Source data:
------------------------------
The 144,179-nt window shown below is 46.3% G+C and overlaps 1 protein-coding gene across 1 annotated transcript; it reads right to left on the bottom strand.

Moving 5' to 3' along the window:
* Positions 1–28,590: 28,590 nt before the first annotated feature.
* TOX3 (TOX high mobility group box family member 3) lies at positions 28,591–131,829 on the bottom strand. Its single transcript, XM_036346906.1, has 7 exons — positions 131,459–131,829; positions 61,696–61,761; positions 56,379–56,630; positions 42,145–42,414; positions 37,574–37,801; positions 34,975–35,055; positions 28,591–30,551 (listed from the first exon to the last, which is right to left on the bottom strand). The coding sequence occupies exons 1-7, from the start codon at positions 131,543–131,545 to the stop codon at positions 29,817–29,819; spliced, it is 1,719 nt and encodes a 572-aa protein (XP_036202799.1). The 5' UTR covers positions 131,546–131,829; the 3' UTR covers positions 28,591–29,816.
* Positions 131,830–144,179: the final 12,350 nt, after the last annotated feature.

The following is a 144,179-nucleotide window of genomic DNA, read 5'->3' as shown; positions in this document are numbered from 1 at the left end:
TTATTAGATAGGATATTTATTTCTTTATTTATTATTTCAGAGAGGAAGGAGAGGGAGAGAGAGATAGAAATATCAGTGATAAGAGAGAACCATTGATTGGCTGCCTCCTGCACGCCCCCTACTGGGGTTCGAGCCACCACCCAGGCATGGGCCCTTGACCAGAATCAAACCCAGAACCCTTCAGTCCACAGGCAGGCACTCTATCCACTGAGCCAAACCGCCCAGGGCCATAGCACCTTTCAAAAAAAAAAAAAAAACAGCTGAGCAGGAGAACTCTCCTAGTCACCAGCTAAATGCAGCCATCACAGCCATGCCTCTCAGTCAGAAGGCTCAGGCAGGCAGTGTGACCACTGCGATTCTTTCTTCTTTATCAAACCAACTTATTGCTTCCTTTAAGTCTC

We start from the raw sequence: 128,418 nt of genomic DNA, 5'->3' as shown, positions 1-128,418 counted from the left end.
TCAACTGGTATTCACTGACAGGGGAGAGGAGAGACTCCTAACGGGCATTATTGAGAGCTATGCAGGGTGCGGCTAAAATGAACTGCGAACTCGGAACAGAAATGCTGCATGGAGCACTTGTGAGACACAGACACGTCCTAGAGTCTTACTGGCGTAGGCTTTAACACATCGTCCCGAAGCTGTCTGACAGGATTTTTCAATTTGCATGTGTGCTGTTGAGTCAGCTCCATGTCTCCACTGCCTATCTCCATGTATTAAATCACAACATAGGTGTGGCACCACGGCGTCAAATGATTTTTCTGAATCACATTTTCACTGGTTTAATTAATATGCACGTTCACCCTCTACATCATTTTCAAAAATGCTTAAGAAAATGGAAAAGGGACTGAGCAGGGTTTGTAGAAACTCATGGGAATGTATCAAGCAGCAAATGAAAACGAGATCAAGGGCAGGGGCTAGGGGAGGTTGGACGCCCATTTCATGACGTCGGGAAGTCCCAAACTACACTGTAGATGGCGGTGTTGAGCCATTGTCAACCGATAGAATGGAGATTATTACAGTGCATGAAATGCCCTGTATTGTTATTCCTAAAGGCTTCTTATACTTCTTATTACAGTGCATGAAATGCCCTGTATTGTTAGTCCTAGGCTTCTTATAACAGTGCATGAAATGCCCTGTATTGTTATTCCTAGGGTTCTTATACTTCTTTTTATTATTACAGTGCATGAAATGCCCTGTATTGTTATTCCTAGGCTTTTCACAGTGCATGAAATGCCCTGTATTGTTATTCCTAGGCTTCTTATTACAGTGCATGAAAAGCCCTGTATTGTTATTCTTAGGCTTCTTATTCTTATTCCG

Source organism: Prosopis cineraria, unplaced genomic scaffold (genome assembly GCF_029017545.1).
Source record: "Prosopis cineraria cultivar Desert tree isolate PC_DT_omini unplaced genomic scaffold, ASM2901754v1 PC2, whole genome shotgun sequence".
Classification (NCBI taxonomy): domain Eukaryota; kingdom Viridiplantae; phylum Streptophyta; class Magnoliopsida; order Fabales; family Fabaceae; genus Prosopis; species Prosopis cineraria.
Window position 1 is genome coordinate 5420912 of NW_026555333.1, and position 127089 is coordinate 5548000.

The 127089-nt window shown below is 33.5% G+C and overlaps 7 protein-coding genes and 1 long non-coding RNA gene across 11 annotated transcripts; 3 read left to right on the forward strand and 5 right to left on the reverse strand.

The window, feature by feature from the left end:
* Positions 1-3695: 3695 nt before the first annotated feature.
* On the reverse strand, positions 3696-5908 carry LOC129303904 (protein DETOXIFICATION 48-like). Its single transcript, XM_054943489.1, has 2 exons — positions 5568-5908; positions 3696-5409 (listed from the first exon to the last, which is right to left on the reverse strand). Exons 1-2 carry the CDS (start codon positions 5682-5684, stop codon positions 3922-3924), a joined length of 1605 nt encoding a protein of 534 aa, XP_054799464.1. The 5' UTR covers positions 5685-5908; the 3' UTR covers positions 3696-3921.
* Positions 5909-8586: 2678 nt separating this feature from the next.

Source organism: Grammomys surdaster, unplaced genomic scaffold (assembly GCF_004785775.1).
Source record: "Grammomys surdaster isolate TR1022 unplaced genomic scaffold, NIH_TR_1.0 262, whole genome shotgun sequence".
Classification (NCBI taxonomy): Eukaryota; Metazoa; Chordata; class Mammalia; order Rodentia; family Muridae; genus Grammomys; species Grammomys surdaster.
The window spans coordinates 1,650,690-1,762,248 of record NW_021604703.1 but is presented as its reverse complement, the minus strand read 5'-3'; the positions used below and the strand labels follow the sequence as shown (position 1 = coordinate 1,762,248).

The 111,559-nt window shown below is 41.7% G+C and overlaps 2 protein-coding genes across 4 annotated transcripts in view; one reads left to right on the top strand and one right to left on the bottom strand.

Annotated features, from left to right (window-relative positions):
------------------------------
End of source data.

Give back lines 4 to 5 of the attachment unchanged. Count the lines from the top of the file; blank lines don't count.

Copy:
* TOX3 (TOX high mobility group box family member 3) lies at positions 28,591–131,829 on the bottom strand. Its single transcript, XM_036346906.1, has 7 exons — positions 131,459–131,829; positions 61,696–61,761; positions 56,379–56,630; positions 42,145–42,414; positions 37,574–37,801; positions 34,975–35,055; positions 28,591–30,551 (listed from the first exon to the last, which is right to left on the bottom strand). The coding sequence occupies exons 1-7, from the start codon at positions 131,543–131,545 to the stop codon at positions 29,817–29,819; spliced, it is 1,719 nt and encodes a 572-aa protein (XP_036202799.1). The 5' UTR covers positions 131,546–131,829; the 3' UTR covers positions 28,591–29,816.
* Positions 131,830–144,179: the final 12,350 nt, after the last annotated feature.